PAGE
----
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(WHNT) — New filings in the federal case involving two former North Alabama school superintendents show the case is set to go before a jury in February. The case also involves four other defendants.

Former Limestone County Superintendent Tom Sisk plead guilty in the case and former Athens City Superintendent Trey Holladay’s lawyers told a court this week he also plans to enter a guilty plea.

Holladay’s wife, Deborah, is also a defendant in the case facing wire fraud charges, but it’s unclear where her case stands.

As of Friday, court records only show her set for a February trial. There is no indication how her husband’s plea could affect the case against her.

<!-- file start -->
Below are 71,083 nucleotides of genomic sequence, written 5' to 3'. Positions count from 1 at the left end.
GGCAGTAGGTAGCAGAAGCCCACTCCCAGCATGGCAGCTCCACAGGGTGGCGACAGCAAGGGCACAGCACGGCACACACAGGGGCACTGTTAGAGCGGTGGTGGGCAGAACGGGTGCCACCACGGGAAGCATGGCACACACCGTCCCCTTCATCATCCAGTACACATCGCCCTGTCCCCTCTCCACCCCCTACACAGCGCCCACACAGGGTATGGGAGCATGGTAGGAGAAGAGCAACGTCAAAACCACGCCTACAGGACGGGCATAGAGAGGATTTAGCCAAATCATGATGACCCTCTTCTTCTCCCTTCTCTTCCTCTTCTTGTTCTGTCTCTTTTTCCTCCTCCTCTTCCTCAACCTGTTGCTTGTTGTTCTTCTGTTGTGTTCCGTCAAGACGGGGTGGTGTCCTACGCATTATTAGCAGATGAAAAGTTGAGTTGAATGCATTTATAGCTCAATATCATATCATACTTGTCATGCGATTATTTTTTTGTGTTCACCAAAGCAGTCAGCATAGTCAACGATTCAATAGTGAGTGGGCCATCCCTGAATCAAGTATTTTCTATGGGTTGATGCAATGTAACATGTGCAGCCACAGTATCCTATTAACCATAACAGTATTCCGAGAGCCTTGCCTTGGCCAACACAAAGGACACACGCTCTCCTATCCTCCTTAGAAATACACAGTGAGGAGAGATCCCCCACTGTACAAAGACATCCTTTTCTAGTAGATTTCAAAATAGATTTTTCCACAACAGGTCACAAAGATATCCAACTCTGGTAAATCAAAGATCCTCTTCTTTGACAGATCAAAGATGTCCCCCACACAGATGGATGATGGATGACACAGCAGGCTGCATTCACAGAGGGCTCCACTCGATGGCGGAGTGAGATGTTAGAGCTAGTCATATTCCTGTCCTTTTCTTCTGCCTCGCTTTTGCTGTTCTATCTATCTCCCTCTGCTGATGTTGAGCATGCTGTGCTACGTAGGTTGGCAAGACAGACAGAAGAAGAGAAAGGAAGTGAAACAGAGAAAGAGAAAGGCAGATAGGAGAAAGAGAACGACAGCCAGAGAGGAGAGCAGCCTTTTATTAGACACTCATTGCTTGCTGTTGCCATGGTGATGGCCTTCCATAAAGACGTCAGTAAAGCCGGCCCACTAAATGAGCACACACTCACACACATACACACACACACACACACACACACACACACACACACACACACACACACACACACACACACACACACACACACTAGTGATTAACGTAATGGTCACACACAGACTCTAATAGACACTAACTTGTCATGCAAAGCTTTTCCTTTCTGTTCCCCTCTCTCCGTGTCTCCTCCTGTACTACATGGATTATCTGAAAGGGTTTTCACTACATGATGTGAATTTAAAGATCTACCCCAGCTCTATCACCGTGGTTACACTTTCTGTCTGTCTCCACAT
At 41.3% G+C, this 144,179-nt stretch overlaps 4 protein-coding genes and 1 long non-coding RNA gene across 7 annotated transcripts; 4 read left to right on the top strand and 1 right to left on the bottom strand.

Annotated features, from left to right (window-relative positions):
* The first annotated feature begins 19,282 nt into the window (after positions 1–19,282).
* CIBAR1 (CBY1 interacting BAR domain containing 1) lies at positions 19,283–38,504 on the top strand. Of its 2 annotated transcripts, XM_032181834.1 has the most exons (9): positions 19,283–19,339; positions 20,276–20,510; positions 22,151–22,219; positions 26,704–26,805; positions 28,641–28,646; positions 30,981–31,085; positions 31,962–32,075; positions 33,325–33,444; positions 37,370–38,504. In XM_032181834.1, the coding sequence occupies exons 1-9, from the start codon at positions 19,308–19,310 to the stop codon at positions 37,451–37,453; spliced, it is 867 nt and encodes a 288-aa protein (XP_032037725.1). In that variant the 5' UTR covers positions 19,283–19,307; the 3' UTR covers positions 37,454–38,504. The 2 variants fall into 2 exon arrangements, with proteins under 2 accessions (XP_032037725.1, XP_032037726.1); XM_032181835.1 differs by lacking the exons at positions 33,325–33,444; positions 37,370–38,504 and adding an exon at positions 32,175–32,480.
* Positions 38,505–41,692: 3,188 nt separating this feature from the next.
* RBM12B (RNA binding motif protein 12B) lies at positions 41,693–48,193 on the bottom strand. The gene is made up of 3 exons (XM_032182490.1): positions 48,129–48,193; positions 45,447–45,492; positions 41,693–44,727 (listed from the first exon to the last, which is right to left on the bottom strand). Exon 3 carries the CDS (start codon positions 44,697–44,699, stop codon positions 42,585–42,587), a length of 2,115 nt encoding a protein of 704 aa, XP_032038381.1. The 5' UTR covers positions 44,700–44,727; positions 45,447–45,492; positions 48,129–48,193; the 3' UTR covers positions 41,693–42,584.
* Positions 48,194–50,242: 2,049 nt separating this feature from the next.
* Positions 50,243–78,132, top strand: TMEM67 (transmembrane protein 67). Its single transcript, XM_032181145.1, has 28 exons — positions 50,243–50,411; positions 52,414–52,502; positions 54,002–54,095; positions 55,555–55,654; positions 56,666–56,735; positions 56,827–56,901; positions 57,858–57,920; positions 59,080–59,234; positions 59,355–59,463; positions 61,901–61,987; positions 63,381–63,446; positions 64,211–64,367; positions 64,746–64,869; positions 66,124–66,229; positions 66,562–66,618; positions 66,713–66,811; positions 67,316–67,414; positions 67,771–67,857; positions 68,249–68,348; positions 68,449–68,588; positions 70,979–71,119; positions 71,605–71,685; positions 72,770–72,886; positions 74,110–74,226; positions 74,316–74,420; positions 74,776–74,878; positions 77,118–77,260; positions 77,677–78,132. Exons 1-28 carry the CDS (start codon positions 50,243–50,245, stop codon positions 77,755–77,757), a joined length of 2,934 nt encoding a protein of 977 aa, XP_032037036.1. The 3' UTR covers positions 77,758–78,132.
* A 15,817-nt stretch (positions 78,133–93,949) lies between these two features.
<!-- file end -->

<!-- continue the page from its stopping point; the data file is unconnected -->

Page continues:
Federal prosecutors allege the group of educators were involved in a scheme that falsely claimed private school kids, who attended schools in the Black Belt region, were enrolled full-time in Athens City and Limestone County Schools via online courses.

The school systems received state education money for those students.

A pretrial conference says Holladay and his wife, along with Rick Carter, an educator in Holladay’s district, are set for trial on February 7.

Trey Holladay still faces 88 counts of wire fraud and 34 counts of aggravated identity theft.

Prosecutors allege the virtual scheme diverted 5.8 million dollars to Holladay’s former school district.